## Saturday, October 13, 2012

### Observer Pattern In Ruby

Let add one more pattern into the design pattern series by consider Observer pattern. In observer pattern, there is a subject which will be observed by multiple observers. When an event happen with the subject, all observers who registered with the subject will get notify. One obvious example of this pattern is you and my blog. If you are subscribed to my blog, you will get notify when my blogs get updated. This relation between subject and observers provide a clear pattern. It's clear enough to be implemented as a module in ruby standard library, called Observable.

In this post, I am going to use this observable module to implement a program that allow me follow stocks prices, and also calculate the average over time.

Assume that the stock market allow me to read current stock price with a function call "get_current_price(stock_symbol)".  With this method, I can implement a simple class, SimpleStockWatcher, to read the current price and calculate the average as follow:
class SimpleStockWatcher
def initialize(symbol)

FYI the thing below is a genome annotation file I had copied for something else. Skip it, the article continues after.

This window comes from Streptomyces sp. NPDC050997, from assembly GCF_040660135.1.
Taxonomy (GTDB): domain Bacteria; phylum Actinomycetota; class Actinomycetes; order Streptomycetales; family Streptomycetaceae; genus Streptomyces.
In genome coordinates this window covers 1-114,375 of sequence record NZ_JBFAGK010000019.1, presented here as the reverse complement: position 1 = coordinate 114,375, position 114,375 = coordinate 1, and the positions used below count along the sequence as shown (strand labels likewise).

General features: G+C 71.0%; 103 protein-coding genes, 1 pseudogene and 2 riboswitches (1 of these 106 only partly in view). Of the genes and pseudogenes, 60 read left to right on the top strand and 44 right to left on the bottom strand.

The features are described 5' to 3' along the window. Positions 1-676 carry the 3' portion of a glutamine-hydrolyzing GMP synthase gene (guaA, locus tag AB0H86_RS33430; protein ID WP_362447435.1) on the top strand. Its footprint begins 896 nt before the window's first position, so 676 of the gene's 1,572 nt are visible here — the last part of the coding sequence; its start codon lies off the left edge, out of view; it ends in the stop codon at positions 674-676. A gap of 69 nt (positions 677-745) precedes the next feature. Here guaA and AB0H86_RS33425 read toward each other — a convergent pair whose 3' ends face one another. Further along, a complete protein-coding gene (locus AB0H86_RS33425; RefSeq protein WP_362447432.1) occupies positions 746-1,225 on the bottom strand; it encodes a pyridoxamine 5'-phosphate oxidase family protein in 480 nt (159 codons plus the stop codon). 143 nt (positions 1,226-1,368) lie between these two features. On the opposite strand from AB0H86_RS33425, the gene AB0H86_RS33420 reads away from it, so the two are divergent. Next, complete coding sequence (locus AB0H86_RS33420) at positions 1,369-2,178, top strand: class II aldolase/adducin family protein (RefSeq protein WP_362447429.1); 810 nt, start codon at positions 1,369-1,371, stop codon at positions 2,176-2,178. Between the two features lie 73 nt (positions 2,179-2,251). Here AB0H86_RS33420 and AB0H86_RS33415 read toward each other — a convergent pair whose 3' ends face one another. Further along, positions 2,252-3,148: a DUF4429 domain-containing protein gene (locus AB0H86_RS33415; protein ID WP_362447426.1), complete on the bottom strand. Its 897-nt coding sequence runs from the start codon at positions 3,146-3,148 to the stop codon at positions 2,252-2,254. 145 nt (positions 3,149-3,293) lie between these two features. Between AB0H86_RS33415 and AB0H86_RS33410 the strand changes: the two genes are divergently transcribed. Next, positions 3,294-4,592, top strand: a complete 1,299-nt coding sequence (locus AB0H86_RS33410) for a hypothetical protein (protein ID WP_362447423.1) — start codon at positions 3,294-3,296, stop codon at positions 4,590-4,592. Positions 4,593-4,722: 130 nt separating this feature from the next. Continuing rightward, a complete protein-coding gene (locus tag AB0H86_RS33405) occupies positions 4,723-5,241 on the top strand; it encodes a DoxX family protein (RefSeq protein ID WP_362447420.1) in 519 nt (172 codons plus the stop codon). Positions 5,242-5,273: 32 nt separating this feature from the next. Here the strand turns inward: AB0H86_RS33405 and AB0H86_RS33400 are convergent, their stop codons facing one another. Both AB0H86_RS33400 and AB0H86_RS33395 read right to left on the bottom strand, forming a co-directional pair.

@symbol = symbol
@sum = 0
@count = 0
end

def update
price = get_current_price(@symbol)
@sum += price
@count += 1
show(price)
end

def show(price)
puts "Symbol #{@symbol}"
puts "  Time:          #{Time.now}"
puts "  Current Price: #{price}"
puts "  Average:       #{@sum/@count}"
end
end

If I want to monitor Bank of America (BOA), and Google (GOOG), I implement the following loop:
stocks = [ SimpleStockWatcher("BOA"), SimpleStockWatcher("GOOG") ]
loop do
stocks.each(&:update)
sleep(1)
end

This loop will print the stocks price and average very second.

Now, I want to add more analysis, say 30 or 100 days moving average. No problem, I add more code into the SimpleStockWatcher. Then every second we get the stock prices, average, 30-day moving average, and 100-days moving average.

Let get a bit more complicate, I want to show only current price and 30-days moving average for stock "BOA". For "GOOG", I want to show current price, the average, and 100-days moving average. How do I satisfy this requirement?